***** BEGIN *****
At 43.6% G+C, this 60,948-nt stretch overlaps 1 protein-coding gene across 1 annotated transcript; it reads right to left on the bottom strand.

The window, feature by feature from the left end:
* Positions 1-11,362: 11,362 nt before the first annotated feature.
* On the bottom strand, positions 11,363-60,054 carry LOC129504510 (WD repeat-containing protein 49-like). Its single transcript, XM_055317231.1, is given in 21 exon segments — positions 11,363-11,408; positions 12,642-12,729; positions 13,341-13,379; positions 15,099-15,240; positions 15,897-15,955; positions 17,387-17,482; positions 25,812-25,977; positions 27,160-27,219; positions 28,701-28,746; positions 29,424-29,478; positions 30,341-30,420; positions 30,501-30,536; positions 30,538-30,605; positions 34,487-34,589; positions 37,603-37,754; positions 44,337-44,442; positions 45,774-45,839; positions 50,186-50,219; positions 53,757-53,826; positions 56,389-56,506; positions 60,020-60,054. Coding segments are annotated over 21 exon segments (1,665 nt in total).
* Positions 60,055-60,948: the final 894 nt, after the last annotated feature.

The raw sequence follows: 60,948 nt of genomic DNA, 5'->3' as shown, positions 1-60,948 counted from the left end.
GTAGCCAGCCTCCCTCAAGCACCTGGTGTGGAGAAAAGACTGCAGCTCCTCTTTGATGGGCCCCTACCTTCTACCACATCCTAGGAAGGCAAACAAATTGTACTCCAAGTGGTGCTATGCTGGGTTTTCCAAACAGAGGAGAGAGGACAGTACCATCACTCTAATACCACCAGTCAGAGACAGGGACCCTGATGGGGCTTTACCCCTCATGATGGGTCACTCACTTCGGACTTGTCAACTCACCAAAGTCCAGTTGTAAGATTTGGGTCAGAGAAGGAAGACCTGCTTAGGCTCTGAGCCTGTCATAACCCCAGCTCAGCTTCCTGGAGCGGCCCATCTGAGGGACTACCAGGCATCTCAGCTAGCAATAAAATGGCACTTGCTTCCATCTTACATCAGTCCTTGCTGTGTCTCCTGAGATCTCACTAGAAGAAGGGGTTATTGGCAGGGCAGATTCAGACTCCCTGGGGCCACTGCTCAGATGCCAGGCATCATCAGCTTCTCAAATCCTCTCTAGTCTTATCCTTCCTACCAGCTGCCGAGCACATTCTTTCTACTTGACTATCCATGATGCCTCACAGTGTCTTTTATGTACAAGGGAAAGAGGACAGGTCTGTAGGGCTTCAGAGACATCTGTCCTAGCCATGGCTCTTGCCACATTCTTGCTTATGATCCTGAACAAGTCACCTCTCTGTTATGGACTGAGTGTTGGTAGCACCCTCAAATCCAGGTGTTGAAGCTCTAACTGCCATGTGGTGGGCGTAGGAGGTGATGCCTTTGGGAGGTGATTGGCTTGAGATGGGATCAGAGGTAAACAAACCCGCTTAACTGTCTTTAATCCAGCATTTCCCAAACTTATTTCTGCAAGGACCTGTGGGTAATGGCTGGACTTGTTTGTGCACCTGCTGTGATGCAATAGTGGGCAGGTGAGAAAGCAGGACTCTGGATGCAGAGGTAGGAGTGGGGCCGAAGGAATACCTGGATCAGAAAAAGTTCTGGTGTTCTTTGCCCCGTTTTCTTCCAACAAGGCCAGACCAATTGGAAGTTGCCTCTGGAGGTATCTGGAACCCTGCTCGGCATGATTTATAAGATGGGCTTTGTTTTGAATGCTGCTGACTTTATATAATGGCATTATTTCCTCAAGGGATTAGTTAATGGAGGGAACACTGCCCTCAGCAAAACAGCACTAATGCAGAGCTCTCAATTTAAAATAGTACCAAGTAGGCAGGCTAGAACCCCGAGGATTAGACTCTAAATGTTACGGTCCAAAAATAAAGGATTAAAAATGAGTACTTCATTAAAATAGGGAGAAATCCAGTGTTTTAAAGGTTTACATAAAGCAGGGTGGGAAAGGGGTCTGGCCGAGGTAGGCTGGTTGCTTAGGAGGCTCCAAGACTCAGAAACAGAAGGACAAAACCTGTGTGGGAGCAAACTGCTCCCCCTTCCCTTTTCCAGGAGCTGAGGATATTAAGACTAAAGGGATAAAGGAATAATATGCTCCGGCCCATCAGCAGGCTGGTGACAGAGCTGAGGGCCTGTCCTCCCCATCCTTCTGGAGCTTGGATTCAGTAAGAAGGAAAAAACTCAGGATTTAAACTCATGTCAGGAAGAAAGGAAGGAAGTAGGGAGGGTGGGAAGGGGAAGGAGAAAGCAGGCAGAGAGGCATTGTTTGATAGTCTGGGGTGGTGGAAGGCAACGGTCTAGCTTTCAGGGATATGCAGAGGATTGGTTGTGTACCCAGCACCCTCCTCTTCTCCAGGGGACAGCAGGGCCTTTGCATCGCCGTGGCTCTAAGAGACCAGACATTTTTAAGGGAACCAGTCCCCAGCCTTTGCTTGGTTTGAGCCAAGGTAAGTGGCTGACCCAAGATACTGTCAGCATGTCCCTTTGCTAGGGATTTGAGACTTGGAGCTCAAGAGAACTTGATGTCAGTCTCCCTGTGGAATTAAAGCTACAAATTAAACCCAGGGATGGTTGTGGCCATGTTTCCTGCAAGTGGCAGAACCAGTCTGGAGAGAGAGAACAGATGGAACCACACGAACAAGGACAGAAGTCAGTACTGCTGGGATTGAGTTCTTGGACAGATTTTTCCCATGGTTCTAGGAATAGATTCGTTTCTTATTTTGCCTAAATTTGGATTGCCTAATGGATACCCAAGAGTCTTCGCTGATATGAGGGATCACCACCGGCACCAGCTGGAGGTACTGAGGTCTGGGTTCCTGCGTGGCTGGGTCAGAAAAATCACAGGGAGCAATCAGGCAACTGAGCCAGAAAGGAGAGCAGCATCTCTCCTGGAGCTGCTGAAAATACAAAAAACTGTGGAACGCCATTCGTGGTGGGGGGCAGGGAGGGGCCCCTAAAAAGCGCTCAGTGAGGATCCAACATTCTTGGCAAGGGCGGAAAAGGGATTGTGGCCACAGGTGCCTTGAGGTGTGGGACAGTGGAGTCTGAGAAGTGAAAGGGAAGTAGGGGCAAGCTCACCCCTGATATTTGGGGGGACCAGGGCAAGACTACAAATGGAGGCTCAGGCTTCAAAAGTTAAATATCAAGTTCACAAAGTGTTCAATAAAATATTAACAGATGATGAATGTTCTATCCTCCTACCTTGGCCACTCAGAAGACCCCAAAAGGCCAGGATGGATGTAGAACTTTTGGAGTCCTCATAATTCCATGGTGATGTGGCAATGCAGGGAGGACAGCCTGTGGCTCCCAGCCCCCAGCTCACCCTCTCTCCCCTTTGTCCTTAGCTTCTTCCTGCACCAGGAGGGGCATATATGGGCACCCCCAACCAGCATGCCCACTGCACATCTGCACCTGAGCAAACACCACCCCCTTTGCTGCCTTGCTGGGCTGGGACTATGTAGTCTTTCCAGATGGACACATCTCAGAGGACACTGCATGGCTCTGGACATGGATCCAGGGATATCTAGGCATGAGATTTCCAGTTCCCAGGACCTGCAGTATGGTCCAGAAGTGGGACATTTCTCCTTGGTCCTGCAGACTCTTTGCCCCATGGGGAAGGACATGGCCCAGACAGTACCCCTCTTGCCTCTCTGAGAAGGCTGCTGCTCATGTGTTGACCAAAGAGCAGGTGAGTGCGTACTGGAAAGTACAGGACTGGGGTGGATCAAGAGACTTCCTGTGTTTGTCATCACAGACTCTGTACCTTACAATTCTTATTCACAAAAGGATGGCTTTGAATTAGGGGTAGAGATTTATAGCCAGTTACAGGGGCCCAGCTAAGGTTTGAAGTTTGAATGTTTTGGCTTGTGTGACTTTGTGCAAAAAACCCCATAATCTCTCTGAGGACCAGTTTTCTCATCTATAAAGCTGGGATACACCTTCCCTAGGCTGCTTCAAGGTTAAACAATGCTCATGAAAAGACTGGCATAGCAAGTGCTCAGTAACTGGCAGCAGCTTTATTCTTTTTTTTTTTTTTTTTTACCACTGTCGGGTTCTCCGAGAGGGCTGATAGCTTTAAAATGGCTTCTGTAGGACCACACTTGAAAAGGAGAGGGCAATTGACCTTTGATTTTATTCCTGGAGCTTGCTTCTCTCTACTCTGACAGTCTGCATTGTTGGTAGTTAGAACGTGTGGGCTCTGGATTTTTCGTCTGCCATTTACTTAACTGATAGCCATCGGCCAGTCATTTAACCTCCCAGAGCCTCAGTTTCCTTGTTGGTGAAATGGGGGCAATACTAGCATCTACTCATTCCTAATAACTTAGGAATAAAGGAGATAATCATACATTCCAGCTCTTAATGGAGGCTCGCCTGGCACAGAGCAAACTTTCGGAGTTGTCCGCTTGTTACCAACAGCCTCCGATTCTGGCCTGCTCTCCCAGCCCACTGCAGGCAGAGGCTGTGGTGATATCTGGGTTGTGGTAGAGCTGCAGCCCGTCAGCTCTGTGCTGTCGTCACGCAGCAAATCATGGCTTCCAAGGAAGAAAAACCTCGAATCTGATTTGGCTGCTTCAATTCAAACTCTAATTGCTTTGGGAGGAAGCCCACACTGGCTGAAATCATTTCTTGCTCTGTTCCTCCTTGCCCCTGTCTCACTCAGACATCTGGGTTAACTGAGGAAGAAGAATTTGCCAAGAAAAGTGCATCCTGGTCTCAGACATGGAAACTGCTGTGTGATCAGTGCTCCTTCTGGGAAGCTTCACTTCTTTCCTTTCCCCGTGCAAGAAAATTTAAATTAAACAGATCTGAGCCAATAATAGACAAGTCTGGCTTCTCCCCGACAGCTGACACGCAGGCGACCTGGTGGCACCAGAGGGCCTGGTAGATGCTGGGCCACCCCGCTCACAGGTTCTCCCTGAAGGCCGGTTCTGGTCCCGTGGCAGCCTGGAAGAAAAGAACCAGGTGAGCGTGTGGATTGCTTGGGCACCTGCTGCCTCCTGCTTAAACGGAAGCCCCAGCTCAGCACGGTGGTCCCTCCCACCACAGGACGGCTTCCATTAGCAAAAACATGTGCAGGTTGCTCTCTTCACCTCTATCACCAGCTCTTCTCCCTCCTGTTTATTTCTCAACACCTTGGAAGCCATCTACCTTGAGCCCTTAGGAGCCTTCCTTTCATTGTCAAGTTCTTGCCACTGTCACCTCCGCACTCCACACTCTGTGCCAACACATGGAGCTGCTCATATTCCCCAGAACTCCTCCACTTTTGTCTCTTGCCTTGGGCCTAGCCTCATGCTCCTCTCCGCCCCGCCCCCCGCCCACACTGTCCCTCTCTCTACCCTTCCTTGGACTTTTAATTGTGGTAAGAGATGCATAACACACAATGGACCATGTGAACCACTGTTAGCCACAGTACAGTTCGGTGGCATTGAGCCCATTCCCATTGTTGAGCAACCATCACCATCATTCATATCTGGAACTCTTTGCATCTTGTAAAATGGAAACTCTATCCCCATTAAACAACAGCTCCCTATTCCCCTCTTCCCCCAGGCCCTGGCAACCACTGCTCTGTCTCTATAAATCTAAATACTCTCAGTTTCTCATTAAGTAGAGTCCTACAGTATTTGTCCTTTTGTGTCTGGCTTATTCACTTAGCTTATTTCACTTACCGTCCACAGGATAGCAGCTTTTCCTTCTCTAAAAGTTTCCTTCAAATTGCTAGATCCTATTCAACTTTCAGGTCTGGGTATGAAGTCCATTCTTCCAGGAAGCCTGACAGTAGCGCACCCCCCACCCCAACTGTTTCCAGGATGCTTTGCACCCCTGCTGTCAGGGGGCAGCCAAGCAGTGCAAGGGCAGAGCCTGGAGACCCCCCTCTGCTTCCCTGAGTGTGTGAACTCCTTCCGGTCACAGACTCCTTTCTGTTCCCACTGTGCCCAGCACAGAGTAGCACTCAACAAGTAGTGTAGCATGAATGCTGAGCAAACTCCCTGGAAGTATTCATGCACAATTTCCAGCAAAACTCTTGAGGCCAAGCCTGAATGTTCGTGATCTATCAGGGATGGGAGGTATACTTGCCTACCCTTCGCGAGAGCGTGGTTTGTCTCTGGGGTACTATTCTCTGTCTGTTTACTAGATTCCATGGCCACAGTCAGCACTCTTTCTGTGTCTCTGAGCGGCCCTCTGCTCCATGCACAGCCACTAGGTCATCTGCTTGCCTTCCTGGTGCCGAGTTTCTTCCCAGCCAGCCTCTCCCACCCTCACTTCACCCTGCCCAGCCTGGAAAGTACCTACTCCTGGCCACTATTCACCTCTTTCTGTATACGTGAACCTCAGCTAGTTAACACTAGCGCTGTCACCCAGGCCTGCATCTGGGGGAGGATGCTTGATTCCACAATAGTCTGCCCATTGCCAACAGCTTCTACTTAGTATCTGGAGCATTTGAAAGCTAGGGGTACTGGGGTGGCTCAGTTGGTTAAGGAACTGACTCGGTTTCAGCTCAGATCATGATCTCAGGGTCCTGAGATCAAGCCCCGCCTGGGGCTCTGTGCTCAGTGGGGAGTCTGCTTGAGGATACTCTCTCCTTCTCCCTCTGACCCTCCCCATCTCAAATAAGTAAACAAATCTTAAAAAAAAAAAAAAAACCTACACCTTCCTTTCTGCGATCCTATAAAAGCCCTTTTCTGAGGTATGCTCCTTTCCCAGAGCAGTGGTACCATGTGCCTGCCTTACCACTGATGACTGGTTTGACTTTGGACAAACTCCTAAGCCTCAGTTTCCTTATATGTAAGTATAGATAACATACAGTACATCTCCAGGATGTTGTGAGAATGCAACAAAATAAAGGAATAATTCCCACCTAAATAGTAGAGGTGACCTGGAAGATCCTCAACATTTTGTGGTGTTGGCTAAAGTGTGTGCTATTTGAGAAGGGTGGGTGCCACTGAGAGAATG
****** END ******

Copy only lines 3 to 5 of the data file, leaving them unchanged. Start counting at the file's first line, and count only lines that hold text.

* Positions 1-11,362: 11,362 nt before the first annotated feature.
* On the bottom strand, positions 11,363-60,054 carry LOC129504510 (WD repeat-containing protein 49-like). Its single transcript, XM_055317231.1, is given in 21 exon segments — positions 11,363-11,408; positions 12,642-12,729; positions 13,341-13,379; positions 15,099-15,240; positions 15,897-15,955; positions 17,387-17,482; positions 25,812-25,977; positions 27,160-27,219; positions 28,701-28,746; positions 29,424-29,478; positions 30,341-30,420; positions 30,501-30,536; positions 30,538-30,605; positions 34,487-34,589; positions 37,603-37,754; positions 44,337-44,442; positions 45,774-45,839; positions 50,186-50,219; positions 53,757-53,826; positions 56,389-56,506; positions 60,020-60,054. Coding segments are annotated over 21 exon segments (1,665 nt in total).
* Positions 60,055-60,948: the final 894 nt, after the last annotated feature.